But Bergamasco rediscovered his fighting form after half-time, leaping to the defence of captain Sergio Parisse. Having taken Parisse out with a midair tackle, Wales' Leigh Halfpenny finds himself on the end of a Bergamasco grapple. Davies had seen enough by this point to label the Italian a "complete clown."
Irish hard man Paul O'Connell showed fans what a rugby/UFC crossover would look like as he took on Wales' Robert Sidoli in 2005.
With Ireland down by 16 points, the match was not finely poised, but the frustrated men in green had just seen a decent attacking opportunity thwarted by Welshman Dwayne Peel. Breaking out from a maul with Robert Sidoli in his arms, O'Connell opted against letting him down gently, instead showering him with a brace of punches as they grappled on the floor.
Wales eventually won 32-20 at the Millennium Stadium, surviving some nervy moments as they marched on toward a famous Grand Slam.
Here's one from the archives. The year was 1987 and England were taking on Wales in Cardiff, back when the players might have been slighter but the fights just as ferocious.
Wales won the brutal Five Nations encounter 19-12, but both teams left everything on the field.
The lineout proved a significant flash point all afternoon as the forwards took every opportunity to familiarise themselves with each other. Wales No. 8 Phil Davies, in particular, took a spectacular shot to the jaw early on that left him on the turf.
The entire game was played out in a series of scuffles, but it clearly meant a lot to the fans. When was the last time you saw a pitch invasion at an international rugby match?
Ireland's Peter Stringer has enjoyed more than his fair share of run-ins with Italians during his career. There was the famous scrap with the giant No. 8 Sergio Parisse in a 2007 World Cup warm-up. That tussle was eventually called a draw, but Stringer was not so lucky against Italy's stalwart scrum-half Alessandro Troncon.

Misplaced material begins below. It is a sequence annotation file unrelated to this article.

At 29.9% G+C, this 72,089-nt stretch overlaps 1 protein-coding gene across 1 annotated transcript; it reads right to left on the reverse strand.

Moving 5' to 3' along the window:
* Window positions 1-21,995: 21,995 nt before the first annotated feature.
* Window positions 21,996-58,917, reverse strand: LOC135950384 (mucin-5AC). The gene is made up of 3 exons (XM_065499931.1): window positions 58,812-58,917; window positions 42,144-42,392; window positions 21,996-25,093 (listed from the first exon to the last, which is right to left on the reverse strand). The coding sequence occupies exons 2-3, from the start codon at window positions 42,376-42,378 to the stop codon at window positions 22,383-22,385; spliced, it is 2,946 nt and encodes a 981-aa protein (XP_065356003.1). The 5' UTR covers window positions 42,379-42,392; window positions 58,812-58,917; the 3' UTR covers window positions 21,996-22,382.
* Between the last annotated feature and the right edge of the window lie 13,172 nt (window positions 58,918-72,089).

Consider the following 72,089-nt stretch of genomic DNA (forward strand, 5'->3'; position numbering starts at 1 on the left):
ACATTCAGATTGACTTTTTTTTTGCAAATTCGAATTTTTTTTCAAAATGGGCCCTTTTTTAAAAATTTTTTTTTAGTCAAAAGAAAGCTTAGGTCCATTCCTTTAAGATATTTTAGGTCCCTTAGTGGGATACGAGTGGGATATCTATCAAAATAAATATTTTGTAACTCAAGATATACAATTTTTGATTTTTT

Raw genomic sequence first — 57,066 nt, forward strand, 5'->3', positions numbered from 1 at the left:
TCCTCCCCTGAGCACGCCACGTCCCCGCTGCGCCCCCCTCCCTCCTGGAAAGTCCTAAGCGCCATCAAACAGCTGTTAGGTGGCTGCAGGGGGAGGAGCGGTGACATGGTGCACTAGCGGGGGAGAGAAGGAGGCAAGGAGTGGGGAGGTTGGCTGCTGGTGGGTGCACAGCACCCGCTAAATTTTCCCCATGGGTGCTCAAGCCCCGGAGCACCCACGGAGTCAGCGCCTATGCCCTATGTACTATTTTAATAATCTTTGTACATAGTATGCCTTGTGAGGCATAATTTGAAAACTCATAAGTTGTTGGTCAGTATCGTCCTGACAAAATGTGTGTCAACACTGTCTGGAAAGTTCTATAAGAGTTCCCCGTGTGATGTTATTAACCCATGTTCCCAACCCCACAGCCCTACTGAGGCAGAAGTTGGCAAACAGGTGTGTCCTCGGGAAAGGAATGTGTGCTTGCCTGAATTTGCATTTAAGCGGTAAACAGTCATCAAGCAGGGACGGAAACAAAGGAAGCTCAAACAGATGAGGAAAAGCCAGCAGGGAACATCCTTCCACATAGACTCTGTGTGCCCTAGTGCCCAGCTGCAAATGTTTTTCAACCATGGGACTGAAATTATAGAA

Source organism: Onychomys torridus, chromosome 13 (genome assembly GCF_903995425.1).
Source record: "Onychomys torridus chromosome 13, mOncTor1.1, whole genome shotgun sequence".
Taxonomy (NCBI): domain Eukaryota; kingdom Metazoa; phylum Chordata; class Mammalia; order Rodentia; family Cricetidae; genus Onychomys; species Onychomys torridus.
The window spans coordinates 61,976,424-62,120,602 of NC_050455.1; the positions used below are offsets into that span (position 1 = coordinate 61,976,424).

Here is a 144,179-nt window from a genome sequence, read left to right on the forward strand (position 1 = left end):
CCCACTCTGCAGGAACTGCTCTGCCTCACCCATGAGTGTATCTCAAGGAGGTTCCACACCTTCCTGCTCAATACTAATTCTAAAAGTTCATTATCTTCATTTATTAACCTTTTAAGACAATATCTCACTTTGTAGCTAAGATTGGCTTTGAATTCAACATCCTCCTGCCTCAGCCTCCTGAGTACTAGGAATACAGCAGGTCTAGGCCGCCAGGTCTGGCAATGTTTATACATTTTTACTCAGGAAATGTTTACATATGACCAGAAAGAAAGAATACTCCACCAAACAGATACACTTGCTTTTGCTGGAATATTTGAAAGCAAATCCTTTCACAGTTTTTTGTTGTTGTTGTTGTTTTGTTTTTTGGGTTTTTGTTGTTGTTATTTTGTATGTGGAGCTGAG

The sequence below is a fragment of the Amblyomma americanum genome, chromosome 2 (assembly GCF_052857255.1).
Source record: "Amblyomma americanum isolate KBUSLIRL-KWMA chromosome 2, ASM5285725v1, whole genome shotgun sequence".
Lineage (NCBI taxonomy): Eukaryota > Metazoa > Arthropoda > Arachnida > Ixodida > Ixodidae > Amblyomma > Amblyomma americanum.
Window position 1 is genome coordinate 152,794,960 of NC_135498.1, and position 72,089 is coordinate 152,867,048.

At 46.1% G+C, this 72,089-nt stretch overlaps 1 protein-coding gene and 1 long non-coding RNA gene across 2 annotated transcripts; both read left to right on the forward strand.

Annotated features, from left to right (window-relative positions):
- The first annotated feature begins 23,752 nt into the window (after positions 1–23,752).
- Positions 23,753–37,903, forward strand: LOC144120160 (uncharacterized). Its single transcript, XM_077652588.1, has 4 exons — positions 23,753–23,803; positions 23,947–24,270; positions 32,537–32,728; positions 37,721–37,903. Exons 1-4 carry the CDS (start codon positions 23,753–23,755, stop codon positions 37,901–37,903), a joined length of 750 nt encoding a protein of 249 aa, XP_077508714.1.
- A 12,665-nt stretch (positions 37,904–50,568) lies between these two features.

Ireland were comfortably ahead in their 2001 clash with Italy as Peter Stringer was making a nuisance of himself at the breakdown. His opposite number, Troncon, took offence to the Irishman's sniping around the ruck.
However, instead of trying to outwit his opponent with skill and guile, Troncon decided to throw a huge haymaker at Stringer's jaw. The then-Munster player fell to the ground and Troncon was duly sent off.
Ireland went on to win 41-22 and, to make matters worse, a citing commission handed Troncon a three-week ban.
Alessandro Troncon would do well to take lessons from Ireland's Cian Healy. If you're going to punch someone on a rugby field, it's a good idea to make sure you don't get caught.
Last weekend's Six Nations fixture between Ireland and Wales saw Sam Warburton return to the Wales starting line-up. Coaches and players the world over know what an impact the Cardiff player can have on a team. To neutralise the threat he poses, what better way than to hit him in the face at the scrum?
Cian Healy knew what he was doing as he swung his fist up into Warburton's nose. Luckily for him, referee Wayne Barnes didn't spot it, and Warburton was left with a fuzzy head to go with a crushing 26-3 defeat.